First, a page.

5 Vacuums That Really Suck (like They Should)

Every few years, vacuum manufacturers claim to have invented a vacuum cleaner that utilizes a new technology which will revolutionize cleaning in the home. Finding out how the vacuums on the market today actually stack up with one another involves more than looking at the technology at work on the inside, however. Consumers must take into account the cost of the vacuum, the noise which it produces, and just what model is best suited for their cleaning needs. Some people need to tackle both floors and carpets. Others need to be able to take on weeks of accumulated pet hair while others are concerned about sand and pressed-in dirt. Taking all of these factors into consideration will allow you to get a great vacuum without sucking dry your finances.


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A Trusted Name in Appliances

The Kenmore Intuition 31100 enjoys a nice spot at the top of the rankings. This vacuum features an upright, bagged design. At only $260, the Intuition is designed to achieve maximum airflow. The increase in internal circulation provides plenty of power for doing additional cleaning jobs around the house where the situation may not be ideal for achieving suction. It works well on floors and carpets, and it is also suited for cleaning upholstery or drapes. The Intuition is a versatile cleaning machine that is backed by the performance record and support of Kenmore.

Going Bagless

Many customers prefer the bagless route for vacuum cleaners in order to avoid emptying the unit after every cleaning session. The Hoover WindTunnel T Series Rewind delivers bagless technology at a surprisingly low price. The Hoover WindTunnel costs a mere $130. For this price, you get a machine that can move between carpets and floors with ease, minus the added expense of having to replace bags or bag liners. In the past, Hoover vacuums had the small disadvantage of constantly needing small, expensive replacement parts. However, the WindTunnel has remedied this concern by streamlining the design and eliminating small redundancies in engineering that could lead to expensive repairs.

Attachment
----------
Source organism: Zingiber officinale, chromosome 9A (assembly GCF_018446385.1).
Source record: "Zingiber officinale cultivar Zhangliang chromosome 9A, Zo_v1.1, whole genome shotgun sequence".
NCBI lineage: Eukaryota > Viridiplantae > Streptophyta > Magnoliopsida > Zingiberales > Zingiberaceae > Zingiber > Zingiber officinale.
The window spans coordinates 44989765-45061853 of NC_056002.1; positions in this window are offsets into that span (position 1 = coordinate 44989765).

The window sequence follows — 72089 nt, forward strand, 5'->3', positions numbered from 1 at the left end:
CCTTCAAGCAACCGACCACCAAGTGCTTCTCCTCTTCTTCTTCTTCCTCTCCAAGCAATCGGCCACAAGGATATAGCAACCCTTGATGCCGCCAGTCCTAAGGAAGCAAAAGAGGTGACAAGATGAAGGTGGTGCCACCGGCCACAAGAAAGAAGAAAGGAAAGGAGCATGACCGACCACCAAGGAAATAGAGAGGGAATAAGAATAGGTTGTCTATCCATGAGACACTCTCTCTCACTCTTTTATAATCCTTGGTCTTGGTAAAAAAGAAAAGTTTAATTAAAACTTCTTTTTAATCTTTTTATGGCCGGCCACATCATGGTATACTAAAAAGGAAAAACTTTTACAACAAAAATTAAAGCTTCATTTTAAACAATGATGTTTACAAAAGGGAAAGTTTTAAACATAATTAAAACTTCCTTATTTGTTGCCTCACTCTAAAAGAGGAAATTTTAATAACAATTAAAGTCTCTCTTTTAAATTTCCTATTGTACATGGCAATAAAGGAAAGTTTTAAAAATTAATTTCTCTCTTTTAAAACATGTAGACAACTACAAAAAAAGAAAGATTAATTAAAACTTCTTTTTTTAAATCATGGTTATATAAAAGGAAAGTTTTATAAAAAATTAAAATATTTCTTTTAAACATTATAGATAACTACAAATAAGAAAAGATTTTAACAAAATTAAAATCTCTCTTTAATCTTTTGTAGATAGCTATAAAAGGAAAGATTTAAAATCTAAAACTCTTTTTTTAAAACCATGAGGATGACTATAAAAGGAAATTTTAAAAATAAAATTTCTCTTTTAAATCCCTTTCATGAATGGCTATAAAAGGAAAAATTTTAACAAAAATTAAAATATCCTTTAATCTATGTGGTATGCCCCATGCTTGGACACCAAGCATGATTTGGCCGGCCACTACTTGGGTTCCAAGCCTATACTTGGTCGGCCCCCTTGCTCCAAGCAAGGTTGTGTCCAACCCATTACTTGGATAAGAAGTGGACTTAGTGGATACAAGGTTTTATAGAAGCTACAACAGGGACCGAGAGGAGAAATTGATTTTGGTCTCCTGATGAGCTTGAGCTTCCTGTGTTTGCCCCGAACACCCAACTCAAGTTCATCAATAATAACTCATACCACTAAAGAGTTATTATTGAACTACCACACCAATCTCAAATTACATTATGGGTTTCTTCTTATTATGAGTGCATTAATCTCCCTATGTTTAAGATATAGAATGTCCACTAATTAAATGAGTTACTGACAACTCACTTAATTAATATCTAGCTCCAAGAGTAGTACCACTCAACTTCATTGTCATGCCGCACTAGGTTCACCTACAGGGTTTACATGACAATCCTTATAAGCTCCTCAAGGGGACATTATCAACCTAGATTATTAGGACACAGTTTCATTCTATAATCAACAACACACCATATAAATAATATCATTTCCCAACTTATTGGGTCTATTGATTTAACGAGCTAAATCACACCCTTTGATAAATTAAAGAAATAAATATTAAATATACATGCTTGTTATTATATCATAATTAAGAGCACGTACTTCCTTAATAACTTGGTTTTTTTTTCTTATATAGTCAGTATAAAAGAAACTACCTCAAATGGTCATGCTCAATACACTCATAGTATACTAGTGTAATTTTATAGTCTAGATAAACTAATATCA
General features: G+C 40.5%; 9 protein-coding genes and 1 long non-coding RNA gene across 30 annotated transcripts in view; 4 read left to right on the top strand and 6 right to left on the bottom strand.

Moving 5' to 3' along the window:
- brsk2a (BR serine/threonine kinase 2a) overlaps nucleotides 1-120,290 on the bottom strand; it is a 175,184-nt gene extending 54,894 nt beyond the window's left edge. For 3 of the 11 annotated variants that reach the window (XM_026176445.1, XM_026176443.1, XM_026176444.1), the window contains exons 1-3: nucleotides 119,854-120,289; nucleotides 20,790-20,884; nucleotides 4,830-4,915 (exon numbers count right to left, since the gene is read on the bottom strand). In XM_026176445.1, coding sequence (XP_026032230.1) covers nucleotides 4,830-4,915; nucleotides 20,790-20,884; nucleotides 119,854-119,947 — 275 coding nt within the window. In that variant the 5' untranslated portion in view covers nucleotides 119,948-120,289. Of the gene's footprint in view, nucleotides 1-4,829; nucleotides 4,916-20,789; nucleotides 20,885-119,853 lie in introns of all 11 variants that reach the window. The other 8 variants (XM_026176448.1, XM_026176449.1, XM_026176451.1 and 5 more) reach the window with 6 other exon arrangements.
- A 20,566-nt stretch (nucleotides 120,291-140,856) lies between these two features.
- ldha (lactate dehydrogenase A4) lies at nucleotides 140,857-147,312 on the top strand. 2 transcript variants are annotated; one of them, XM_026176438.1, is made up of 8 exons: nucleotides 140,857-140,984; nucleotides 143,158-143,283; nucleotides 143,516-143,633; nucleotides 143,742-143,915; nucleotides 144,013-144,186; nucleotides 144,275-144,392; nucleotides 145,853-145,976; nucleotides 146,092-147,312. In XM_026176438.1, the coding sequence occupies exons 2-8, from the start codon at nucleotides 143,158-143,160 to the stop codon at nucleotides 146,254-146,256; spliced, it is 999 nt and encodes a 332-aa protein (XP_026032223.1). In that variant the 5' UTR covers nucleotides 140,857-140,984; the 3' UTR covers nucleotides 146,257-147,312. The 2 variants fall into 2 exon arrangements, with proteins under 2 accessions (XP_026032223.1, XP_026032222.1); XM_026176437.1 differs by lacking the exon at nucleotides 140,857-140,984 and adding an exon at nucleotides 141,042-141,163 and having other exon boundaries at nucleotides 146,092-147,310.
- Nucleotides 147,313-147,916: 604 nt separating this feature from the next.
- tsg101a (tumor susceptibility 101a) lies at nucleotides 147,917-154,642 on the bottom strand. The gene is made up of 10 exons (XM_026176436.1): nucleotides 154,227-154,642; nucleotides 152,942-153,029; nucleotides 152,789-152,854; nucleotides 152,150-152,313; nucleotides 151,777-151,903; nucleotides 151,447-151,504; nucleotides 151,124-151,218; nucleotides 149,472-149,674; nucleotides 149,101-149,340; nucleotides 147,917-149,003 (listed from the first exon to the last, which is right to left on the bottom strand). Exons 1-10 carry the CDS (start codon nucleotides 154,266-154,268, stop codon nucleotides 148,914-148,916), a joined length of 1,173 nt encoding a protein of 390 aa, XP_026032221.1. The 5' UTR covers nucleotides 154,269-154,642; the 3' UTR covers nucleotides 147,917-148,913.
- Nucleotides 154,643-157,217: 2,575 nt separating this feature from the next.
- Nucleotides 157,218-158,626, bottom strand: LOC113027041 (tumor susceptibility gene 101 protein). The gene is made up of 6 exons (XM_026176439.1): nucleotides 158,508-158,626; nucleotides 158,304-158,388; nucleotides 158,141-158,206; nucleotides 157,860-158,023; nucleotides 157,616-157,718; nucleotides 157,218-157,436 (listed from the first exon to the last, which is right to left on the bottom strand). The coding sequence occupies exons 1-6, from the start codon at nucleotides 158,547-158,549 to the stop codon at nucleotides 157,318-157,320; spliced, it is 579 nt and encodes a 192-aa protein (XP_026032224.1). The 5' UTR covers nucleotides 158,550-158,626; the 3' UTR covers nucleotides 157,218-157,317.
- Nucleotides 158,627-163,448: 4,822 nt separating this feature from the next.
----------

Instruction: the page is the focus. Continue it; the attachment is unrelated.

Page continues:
Investing in Industrial Strength

The Dyson DC28 Animal tops the list in price. Spending $600 on a vacuum cleaner is no small matter, but customers can find comfort in knowing that it is likely to be one of the last vacuum cleaners that they will ever buy. The Animal rarely breaks down, and repairs for the Dyson animal are easily done and inexpensive. This model excels in cleaning carpets and any other surface that is extremely soiled. People with multiple pets should definitely take this monster of a vacuum cleaner into consideration before making a final purchase. The Animal also incorporates smart technology to make cleaning jobs faster and more thorough. On-board sensors allow the vacuum to detect the height of the carpet and automatically adjust for the best performance.

On the Light Side

Those of us with a tight budget will find the Dirt Devil Featherlite to be the right choice. This bagless unit only costs $50. People living in apartments or merely searching for a light, portable cleaner to tackle car floorboards will love this Dirt Devil. It only weighs 13 pounds, but it still delivers exceptional cleaning power. It will tackle stairs with no problem. The only drawback is the Featherlite’s slightly loud running noise.

Movement is Key

Kenmore makes another valuable contribution with the Progressive. This canister vacuum is an upright design that will cost you $300. The Progressive stands out among other uprights designs by offering exceptional maneuvering capabilities. The majority of canister-style vacuums are ideal for floors as opposed to carpets. However, the Progressive excels on either surface.

Cindy Lawson owns a housecleaning business and is a regular reviewer of the best vacuum cleaners at Best Choice Reviews.

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